Brown insists that Masons will become more apparent in the future. “It’s absolutely vital we encourage people to talk openly about their Freemasonry. We have to get rid of all the discrimination that arose over the years because people haven’t talked about it. It’s important that it gets opened up. It would be intolerable for any Mason to say, ‘I’m sorry I can’t tell you that’.”
The discrimination, he says, is the requirement, on application to join a number of public sector jobs in the Civil Service and in local government, for any Mason to declare his membership, a disclosure that would not extend to a golf club or other social network. This was challenged by Italian Freemasons and deemed contrary to the European Convention of Human Rights, and has been written out of applications to join the Ministry of Justice and one large London council, Lambeth.
Other legal battles will follow elsewhere. “We’re going to continue with any organisation that discriminates like that,” Brown says. “We uphold the law and what we don’t do is have any allegiance or obligation to any other Freemason.”
I ask if, during his time in business, he came across, and gained advantage from, any fellow Masons. “There would be no way I would know if they were Masons. One thing to clarify is the feeling that there is a way a Mason knows who a Mason is. That isn’t so.”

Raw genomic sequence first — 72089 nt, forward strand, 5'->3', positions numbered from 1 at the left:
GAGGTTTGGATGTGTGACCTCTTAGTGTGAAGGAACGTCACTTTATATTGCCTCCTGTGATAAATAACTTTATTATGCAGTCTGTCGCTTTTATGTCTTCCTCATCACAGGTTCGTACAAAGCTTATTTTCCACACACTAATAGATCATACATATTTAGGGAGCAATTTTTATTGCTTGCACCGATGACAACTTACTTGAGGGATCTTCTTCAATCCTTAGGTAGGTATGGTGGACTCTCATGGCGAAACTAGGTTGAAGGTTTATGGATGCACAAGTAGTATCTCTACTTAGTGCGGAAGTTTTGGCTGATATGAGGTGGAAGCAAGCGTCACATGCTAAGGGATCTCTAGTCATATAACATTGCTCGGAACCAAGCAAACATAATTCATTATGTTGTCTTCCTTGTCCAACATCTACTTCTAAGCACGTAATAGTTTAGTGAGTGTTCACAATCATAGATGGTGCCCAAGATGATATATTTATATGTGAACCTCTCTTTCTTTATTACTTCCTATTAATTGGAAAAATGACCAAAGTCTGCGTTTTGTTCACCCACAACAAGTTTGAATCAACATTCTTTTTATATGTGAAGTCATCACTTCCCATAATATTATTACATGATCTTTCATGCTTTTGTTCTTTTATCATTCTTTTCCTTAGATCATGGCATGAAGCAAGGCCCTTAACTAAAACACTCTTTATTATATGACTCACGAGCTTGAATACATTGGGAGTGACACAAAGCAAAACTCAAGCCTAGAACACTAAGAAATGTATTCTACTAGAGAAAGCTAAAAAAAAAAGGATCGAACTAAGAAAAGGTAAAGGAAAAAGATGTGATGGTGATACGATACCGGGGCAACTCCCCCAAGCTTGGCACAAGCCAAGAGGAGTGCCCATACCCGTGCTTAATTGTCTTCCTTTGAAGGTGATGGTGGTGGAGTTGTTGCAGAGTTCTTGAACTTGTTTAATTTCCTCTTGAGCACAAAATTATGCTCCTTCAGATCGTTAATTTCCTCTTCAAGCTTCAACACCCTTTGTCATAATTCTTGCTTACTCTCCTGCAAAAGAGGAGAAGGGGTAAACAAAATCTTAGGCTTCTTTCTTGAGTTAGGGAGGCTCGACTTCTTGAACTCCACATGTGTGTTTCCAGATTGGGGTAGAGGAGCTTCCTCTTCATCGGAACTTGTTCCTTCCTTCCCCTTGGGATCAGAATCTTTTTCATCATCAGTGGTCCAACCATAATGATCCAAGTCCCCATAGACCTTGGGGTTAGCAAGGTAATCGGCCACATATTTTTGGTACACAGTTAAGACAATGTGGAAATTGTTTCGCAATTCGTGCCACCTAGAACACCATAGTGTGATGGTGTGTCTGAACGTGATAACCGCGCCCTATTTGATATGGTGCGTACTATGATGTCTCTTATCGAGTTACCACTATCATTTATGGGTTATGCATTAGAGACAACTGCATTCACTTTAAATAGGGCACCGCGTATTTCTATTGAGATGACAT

There was a huge surge in Freemasonry after both world wars: at its post-Second World War height significantly larger numbers than today owed their allegiance to the Grand Lodge. This reflected the desire of returning servicemen to maintain a network that tied them together.
The more sinister side of Masonic life was inadvertently exposed in 1982, when Roberto Calvi was found hanged under Blackfriars Bridge in London, his pockets weighted down with masonry. The bridge was supposedly chosen for its symbolism.
He was a member of the Italian P2 lodge, which has no links with the Grand Lodge in London, and acted as financial adviser to the Vatican. It was, implausibly, suggested that he had committed suicide. The Roman Catholic Church is, however, opposed to Freemasonry as irreconcilable with its beliefs. Before he became Pope Benedict XV1, Cardinal Ratzinger said: “The Church’s negative judgment in regard to Masonic association remains unchanged since their principles have always been considered irreconcilable with the doctrine of the Church and therefore membership in them remains forbidden. The faithful who enrol in Masonic associations are in a state of grave sin and may not receive Holy Communion.”
In this he was following the accepted doctrine, and the declaration was approved by the Pope in 1983.
The Church’s opposition is, it says, because Freemasonry claims to be above all religions and this goes against Catholic teaching. Some lodges of continental origin are anti-Catholic; others do not deny the existence of God. For this reason some Catholics have claimed it is possible to belong to such lodges. But the Vatican denies local bishops the right to say that Freemasonry is acceptable.
Many public sector bodies have restrictions on Freemasonry. The police, however, do not. In 1999 a former officer was jailed for attempting to abuse his Masonic connections within the Metropolitan Police, and there have been frequent allegations of conspiracies within the force involving Freemasonry.
There have been little take up across the police forces of a voluntary code of registration for Masons. The Met’s policy, which is followed across other forces, is not to require individuals to declare membership.